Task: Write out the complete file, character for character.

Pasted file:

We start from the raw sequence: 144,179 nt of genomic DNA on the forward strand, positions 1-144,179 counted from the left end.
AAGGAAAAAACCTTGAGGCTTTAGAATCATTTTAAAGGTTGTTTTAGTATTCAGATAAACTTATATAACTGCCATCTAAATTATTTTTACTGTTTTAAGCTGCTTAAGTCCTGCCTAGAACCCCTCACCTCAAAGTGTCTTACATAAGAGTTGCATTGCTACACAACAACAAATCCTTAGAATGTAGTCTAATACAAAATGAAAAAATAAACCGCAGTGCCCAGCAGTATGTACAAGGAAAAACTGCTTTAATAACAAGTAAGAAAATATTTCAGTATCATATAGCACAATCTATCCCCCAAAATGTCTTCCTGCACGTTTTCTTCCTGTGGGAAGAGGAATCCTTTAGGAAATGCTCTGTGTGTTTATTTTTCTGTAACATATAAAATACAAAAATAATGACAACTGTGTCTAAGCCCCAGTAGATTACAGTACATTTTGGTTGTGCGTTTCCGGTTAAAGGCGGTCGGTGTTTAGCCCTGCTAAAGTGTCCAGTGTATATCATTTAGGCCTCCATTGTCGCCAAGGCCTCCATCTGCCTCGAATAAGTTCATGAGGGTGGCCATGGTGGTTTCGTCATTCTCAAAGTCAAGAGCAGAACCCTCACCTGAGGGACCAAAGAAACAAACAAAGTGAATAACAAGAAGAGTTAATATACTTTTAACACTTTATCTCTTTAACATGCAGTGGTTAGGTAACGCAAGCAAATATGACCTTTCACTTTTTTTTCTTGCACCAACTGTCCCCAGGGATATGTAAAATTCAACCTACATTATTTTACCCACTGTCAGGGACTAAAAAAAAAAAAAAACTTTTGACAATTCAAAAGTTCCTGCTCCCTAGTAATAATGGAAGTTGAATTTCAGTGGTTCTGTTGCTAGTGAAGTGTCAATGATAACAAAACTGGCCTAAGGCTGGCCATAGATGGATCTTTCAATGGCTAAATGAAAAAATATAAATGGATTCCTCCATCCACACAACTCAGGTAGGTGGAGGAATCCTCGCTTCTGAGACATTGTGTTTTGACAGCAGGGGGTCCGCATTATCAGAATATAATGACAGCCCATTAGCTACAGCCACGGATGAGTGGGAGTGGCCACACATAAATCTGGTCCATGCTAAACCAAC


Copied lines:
We start from the raw sequence: 144,179 nt of genomic DNA on the forward strand, positions 1-144,179 counted from the left end.
AAGGAAAAAACCTTGAGGCTTTAGAATCATTTTAAAGGTTGTTTTAGTATTCAGATAAACTTATATAACTGCCATCTAAATTATTTTTACTGTTTTAAGCTGCTTAAGTCCTGCCTAGAACCCCTCACCTCAAAGTGTCTTACATAAGAGTTGCATTGCTACACAACAACAAATCCTTAGAATGTAGTCTAATACAAAATGAAAAAATAAACCGCAGTGCCCAGCAGTATGTACAAGGAAAAACTGCTTTAATAACAAGTAAGAAAATATTTCAGTATCATATAGCACAATCTATCCCCCAAAATGTCTTCCTGCACGTTTTCTTCCTGTGGGAAGAGGAATCCTTTAGGAAATGCTCTGTGTGTTTATTTTTCTGTAACATATAAAATACAAAAATAATGACAACTGTGTCTAAGCCCCAGTAGATTACAGTACATTTTGGTTGTGCGTTTCCGGTTAAAGGCGGTCGGTGTTTAGCCCTGCTAAAGTGTCCAGTGTATATCATTTAGGCCTCCATTGTCGCCAAGGCCTCCATCTGCCTCGAATAAGTTCATGAGGGTGGCCATGGTGGTTTCGTCATTCTCAAAGTCAAGAGCAGAACCCTCACCTGAGGGACCAAAGAAACAAACAAAGTGAATAACAAGAAGAGTTAATATACTTTTAACACTTTATCTCTTTAACATGCAGTGGTTAGGTAACGCAAGCAAATATGACCTTTCACTTTTTTTTCTTGCACCAACTGTCCCCAGGGATATGTAAAATTCAACCTACATTATTTTACCCACTGTCAGGGACTAAAAAAAAAAAAAAACTTTTGACAATTCAAAAGTTCCTGCTCCCTAGTAATAATGGAAGTTGAATTTCAGTGGTTCTGTTGCTAGTGAAGTGTCAATGATAACAAAACTGGCCTAAGGCTGGCCATAGATGGATCTTTCAATGGCTAAATGAAAAAATATAAATGGATTCCTCCATCCACACAACTCAGGTAGGTGGAGGAATCCTCGCTTCTGAGACATTGTGTTTTGACAGCAGGGGGTCCGCATTATCAGAATATAATGACAGCCCATTAGCTACAGCCACGGATGAGTGGGAGTGGCCACACATAAATCTGGTCCATGCTAAACCAAC